Preface

This book brings together for the benefit of a wider readership the speeches and writings of Shri M.N. Kaul, the distinguished first Secretary of Lok Sabha, whose association with the development of parliamentary institutions, practices and procedures in India has been unique. The collection reflects the author’s sweep of knowledge of the procedures in various Parliaments, his passion for establishing sound parliamentary procedures, traditions and conventions, and his total commitment and ceaseless endeavour in the cause of representative institutions in the country.

After a memorable tenure of twenty-seven years at the Table, Shri Kaul retired from the service of the House on 1st September, 1964. It was the country’s good fortune that during the period of transition and in the initial difficult years following freedom, we had an officer of Shri Kaul’s calibre, experience and vision at the Table. Some significant provisions in the Constitution relating to Parliament like those regarding the President’s Address to Parliament, Privileges of Parliament, no taxation without the authority of law, Appropriation Bills, Contingency Fund. were in fact based on his recommendations.

In the Parliament of independent India, two tasks came to be of primary importance—the building up of an efficient Secretariat and the evolving of sound procedures. These tasks Shri Kaul accomplished with great vision and dedication. To him we owe innovations in parliamentary procedure, like the institution of the Business Advisory Committee, Calling Attention Notices, Short-Duration Discussions and the Com- "mittee on Government Assurances, He reorganised and expanded the Lok Sabha Secretariat to give prompt and efficient service to the Members, and devoted great care and labour in the formative years of the Financial Committees in developing their examination techniques, overcoming the initial prejudice of Government Departments to furnish detailed information, and helping to lay down a tradition of fine draftsman-ship.

Shri Kaul’s vision was not limited to the Parliament at the Centre. He conceived of the Parliament and the different State Legislatures in the country as constituting one ‘Grand Parliament of India’. He zealously worked to build up a common fund of experience for all the Legislatures in the country to draw upon. He has been of immense help to, and took a leading part at, the Conference of Presiding Officers of Legislative Bodies in India. Shri Kaul was the inspiration also behind the institution of Conference of Secretaries of Legislative Bodies in India. By his own example of fervent devotion, he instilled in his counterparts in the States a sense of belonging to the great parliamentary institution and by his constant guidance helped in bringing about uniformity in the procedures and practices in the Legislatures in India.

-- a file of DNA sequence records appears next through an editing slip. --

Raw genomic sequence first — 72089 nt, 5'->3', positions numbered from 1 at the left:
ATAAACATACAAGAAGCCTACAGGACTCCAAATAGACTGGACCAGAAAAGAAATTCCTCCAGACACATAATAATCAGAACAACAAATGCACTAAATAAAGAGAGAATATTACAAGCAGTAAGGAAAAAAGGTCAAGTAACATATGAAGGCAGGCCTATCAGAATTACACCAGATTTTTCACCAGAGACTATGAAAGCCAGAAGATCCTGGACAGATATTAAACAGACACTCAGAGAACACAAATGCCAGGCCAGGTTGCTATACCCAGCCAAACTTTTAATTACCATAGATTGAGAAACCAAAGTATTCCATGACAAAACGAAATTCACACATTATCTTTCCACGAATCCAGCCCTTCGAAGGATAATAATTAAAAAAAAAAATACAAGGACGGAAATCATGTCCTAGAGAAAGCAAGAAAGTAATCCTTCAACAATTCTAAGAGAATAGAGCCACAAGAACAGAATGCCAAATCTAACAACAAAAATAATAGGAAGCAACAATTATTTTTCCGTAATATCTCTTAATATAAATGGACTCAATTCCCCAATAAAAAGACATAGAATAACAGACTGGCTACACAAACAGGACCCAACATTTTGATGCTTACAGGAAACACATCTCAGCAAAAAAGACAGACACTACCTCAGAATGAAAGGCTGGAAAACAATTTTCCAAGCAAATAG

Shri Kaul is a well-known figure not only in India but in international parliamentary circles as well. He was Secretary to the Parliamentary Delegations to IPU Conferences held at Stockholm (1949), Dublin (1950), Tokyo (1960) and Brussels (1961) and the Commonwealth Parliamentary Conferences held at London (1948), Ottawa (1952) and Lagos (1962) ; and was a member of the Indian Parliamentary Delegations to China (1956), East European countries (1959), USSR and Mongolia (1962) and USA (1963). These visits abroad he availed of to make a first-hand study of the procedures in foreign Parliaments. He was a member of the Executive Committee of the Association of Secretaries-General of Parliaments from 1950 to 1956 and on behalf of this body undertook an enquiry into and submitted a very valuable report on the extent of independence of Legislature Secretariats from the Executive in the various countries of the world. As Secretary of the Indian Parliamentary Group (affiliated to the Inter- Parliamentary Union and the Commonwealth Parliamentary Association), he was responsible for organising the Commonwealth Parliamentary Conference at New Delhi in 1957, which won high praise from one and all, The esteem in which Shri Kaul has been held in Parliament is borne out by the eloquent tributes that were paid in the House when he retired. Announcing his retirement in Lok Sabha, when the House assembled for the Autumn Session on September 7, 1964, Speaker Sardar Hukam Singh said: